The Stacks project

Proposition 15.51.5. Let $R$ be a $P$-ring where $P$ satisfies (A), (B), (C), and (D). If $R \to S$ is essentially of finite type then $S$ is a $P$-ring.

Proof. Since being a $P$-ring is a property of the local rings it is clear that a localization of a $P$-ring is a $P$-ring. Conversely, if every localization at a prime is a $P$-ring, then the ring is a $P$-ring. Thus it suffices to show that $S_\mathfrak q$ is a $P$-ring for every finite type $R$-algebra $S$ and every prime $\mathfrak q$ of $S$. Writing $S$ as a quotient of $R[x_1, \ldots , x_ n]$ we see from Lemma 15.51.3 that it suffices to prove that $R[x_1, \ldots , x_ n]$ is a $P$-ring. By induction on $n$ it suffices to prove that $R[x]$ is a $P$-ring. Let $\mathfrak q \subset R[x]$ be a maximal ideal. By Lemma 15.51.4 it suffices to show that the fibres of

\[ R[x]_\mathfrak q \longrightarrow R[x]_\mathfrak q^\wedge \]

have $P$. If $\mathfrak q$ lies over $\mathfrak p \subset R$, then we may replace $R$ by $R_\mathfrak p$. Hence we may assume that $R$ is a Noetherian local $P$-ring with maximal ideal $\mathfrak m$ and that $\mathfrak q \subset R[x]$ lies over $\mathfrak m$. Note that there is a unique prime $\mathfrak q' \subset R^\wedge [x]$ lying over $\mathfrak q$. Consider the diagram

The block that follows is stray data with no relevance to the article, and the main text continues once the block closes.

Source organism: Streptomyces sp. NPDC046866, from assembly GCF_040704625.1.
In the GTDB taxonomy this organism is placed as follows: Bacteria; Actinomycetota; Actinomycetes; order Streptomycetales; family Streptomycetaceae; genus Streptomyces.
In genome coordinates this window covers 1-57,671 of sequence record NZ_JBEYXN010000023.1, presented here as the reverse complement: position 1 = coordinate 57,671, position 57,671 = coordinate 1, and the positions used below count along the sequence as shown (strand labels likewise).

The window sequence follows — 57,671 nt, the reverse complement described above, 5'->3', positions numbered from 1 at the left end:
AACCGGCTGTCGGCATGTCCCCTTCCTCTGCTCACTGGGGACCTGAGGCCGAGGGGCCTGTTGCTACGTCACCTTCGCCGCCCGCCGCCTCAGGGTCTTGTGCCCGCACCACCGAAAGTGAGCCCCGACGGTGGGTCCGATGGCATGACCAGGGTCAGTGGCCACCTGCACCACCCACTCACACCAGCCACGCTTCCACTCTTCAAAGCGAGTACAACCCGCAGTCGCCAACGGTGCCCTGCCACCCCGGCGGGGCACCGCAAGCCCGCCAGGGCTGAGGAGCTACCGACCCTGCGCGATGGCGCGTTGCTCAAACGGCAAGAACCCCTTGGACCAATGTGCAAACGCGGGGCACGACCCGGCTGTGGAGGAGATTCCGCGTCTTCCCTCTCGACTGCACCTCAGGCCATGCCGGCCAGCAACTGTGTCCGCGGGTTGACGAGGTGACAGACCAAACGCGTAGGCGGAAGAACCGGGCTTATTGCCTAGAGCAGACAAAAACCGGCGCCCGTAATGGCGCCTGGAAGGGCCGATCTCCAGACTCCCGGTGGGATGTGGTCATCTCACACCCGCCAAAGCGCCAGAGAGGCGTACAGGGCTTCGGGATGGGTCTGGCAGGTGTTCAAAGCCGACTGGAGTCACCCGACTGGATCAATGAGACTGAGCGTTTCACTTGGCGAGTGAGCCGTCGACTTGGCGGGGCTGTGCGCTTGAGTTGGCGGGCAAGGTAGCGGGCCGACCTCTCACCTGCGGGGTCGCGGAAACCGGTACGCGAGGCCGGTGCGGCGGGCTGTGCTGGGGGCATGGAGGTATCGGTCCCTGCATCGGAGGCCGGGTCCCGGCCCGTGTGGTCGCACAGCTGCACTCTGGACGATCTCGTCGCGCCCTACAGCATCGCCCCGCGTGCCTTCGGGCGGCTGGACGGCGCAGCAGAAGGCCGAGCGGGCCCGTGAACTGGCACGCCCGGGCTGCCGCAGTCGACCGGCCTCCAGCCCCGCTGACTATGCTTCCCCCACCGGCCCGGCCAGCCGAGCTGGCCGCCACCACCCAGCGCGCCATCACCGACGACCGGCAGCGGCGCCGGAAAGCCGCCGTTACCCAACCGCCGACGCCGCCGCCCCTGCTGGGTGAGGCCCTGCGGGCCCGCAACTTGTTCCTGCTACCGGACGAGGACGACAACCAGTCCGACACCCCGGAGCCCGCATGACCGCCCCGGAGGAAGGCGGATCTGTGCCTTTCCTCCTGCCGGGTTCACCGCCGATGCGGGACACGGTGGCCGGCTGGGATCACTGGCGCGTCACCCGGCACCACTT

\[ \xymatrix{ R[x]_\mathfrak q^\wedge \ar[r] & (R^\wedge [x]_{\mathfrak q'})^\wedge \\ R[x]_\mathfrak q \ar[r] \ar[u] & R^\wedge [x]_{\mathfrak q'} \ar[u] } \]

Since $R$ is a $P$-ring the fibres of $R[x] \to R^\wedge [x]$ have $P$ because they are base changes of the fibres of $R \to R^\wedge $ by a finitely generated field extension so (A) applies. Hence the fibres of the lower horizontal arrow have $P$ for example by Lemma 15.51.2. The right vertical arrow is regular because $R^\wedge $ is a G-ring (Propositions 15.50.6 and 15.50.10). It follows that the fibres of the composition $R[x]_\mathfrak q \to (R^\wedge [x]_{\mathfrak q'})^\wedge $ have $P$ by (C). Hence the fibres of the left vertical arrow have $P$ by (D) and the proof is complete. $\square$

Comments (0)

Post a comment

Your email address will not be published. Required fields are marked.

In your comment you can use Markdown and LaTeX style mathematics (enclose it like $\pi$). A preview option is available if you wish to see how it works out (just click on the eye in the toolbar).

Unfortunately JavaScript is disabled in your browser, so the comment preview function will not work.

All contributions are licensed under the GNU Free Documentation License.

In order to prevent bots from posting comments, we would like you to prove that you are human. You can do this by filling in the name of the current tag in the following input field. As a reminder, this is tag 0BIV. Beware of the difference between the letter 'O' and the digit '0'.